Post-Image

Automation: Flow Control & Dimensionality

Human beings as we are, struggle sometimes to think multi-dimensionally about tasks. Our brains seem to have a conscious layer and a sub-conscious layer. Whether you think in words, noise or images, your brain is a single threaded engine with a silent co-processor that can either assist or annoy. Experience has shown that we look at network automation challenges through this shaped lens and try and solve things that makes sense to humans, but not necessarily for mechanized processes.

In an attempt not to lose my own thread, I’ll try and explain some different view points through examples.

Example One: I’m English, Make me some Tea!

Making a a cup of tea is a very English thing to do and the process of making one will suffice for this example.

Let’s look at the process involved:

// { type: activity}
(Start)-><a>[kettle empty]->(Fill Kettle)->|b|
<a>-(note: Kettle activities)
<a>[kettle full]->|b|->(Boil Kettle)->|c|
|b|->(Add Tea Bag)-><d>[Sugar: yes]->(Add Sugar)->(Add Milk)
<d>[Sugar: no]->(Add Milk)
<d>-(note: Sweet tooth?)
(Add Milk)->|c|->(Pour Boiled Water)
(Pour Boiled Water)->(Enjoy)->(Stop) 

single-dimension

This makes us a relative standard cup of English breakfast tea.

Let’s assume macros exist for milk and sugar quantity and the dealing of a mug or best china has been dealt with.

Let’s analyze from a flow control perspective.

  1. Human wants tea
  2. Invoke start
  3. Check if kettle needs water
  4. If kettle needs water, fill it, else;
  5. Boil kettle
  6. Add tea bag
  7. If I want sugar, add it (decision)
  8. Add milk (Ok, some would argue the milk will be scolded)
  9. Pour boiled water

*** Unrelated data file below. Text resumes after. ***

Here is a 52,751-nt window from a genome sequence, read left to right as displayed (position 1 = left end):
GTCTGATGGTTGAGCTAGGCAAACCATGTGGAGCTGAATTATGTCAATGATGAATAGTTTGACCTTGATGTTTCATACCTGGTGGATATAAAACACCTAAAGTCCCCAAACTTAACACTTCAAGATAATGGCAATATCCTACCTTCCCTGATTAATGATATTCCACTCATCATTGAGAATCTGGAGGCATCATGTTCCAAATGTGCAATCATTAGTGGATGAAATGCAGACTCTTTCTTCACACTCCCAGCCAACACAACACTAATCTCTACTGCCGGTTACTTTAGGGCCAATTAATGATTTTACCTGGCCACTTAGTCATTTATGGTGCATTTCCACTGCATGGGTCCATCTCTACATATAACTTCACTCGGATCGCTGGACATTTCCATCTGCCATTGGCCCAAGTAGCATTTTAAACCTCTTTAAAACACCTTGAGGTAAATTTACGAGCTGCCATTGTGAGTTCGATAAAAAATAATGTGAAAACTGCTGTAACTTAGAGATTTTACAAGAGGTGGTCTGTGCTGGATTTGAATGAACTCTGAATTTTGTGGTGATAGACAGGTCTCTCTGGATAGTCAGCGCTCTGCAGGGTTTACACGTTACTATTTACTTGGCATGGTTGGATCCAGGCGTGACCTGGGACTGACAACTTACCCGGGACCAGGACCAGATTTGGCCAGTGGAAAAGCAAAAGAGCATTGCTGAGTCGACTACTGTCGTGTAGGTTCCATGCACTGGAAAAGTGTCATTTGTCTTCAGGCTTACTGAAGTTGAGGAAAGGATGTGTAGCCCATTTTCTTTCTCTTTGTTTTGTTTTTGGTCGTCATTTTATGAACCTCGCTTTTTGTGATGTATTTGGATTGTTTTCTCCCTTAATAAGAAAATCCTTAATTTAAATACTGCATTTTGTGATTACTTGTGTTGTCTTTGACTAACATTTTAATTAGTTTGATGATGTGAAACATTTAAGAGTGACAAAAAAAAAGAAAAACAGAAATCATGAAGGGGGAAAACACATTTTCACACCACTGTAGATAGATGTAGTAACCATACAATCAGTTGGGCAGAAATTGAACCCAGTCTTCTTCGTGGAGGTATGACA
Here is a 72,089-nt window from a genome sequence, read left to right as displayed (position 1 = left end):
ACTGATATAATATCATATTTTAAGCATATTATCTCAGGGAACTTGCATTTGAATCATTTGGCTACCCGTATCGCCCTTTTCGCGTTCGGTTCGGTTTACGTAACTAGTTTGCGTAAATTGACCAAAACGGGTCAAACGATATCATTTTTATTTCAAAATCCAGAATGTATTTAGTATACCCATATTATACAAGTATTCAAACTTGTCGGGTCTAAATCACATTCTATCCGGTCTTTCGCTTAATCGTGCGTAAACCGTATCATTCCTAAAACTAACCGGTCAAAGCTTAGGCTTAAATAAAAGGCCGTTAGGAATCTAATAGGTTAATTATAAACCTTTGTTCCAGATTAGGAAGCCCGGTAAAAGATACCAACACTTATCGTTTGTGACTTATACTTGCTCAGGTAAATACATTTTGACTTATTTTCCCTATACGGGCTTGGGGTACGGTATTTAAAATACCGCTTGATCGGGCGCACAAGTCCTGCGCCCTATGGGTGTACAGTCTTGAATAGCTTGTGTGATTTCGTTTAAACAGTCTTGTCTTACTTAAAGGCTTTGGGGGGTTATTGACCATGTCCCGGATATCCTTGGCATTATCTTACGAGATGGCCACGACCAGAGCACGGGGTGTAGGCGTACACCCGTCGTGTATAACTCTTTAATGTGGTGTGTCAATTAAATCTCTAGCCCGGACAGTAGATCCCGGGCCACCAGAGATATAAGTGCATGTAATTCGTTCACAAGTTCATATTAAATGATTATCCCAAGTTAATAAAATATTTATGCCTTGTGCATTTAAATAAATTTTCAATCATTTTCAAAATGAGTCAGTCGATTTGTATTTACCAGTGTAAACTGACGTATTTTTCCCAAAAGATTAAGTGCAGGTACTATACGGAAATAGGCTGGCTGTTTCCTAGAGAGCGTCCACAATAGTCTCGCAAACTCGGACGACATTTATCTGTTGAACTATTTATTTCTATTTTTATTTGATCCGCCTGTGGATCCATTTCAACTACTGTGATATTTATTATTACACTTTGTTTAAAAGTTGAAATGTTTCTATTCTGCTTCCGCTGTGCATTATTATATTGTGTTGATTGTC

10. Drink

There are interesting points in this flow chart that need pointing out. Boiling of the kettle is a long task, so we can do the other parallel tasks whilst the kettle boils. Even so, adding the tea bag, sugar and milk are still sequential tasks. So we have a long lived task and short sequential tasks giving the impression of efficiency. All tasks then merge and wait for the kettle to finish boiling. Note, no question was asked if the water has boiled as the statement implies you pour boiled water! It can’t be poured boiled water if it hasn’t boiled! The “Pour Boiled Water” can be represented in a self-contained flow-chart and for the purposes of this post is also an asynchronous function.

// { type: activity}
(Start)-><a>[Yes]->(Pour Boiling Water)
<a>-[No]-><a>
(note: Has kettle light gone off?)-><a>

kettle

Flow control in this flowchart is sequential in a single time dimension. We could optimize this and the argument against it would be the classic “optimizing the point of constraint”. For one cup of tea, the main flow-chart illustrated in this section is good enough.

Example Two: Surprise Family Visit Tea Factory

It’s a Sunday and the family have arrived. Ten of them. Each take their tea differently and with different tea bags. Although the process is ultimately the same, we now have multiple kettles to cope with the water quantity and a host of ingredients. A sequential model just won’t cut it as the family will moan that their beverages are all different temperatures. Some tasks are sequential and single dimensional and other tasks can be run in multi-dimensions, but all with state injected from the originating dimension.

Two major trains of thought exist here:

  1. Orchestrated Workflows
  2. Autonomous Workflows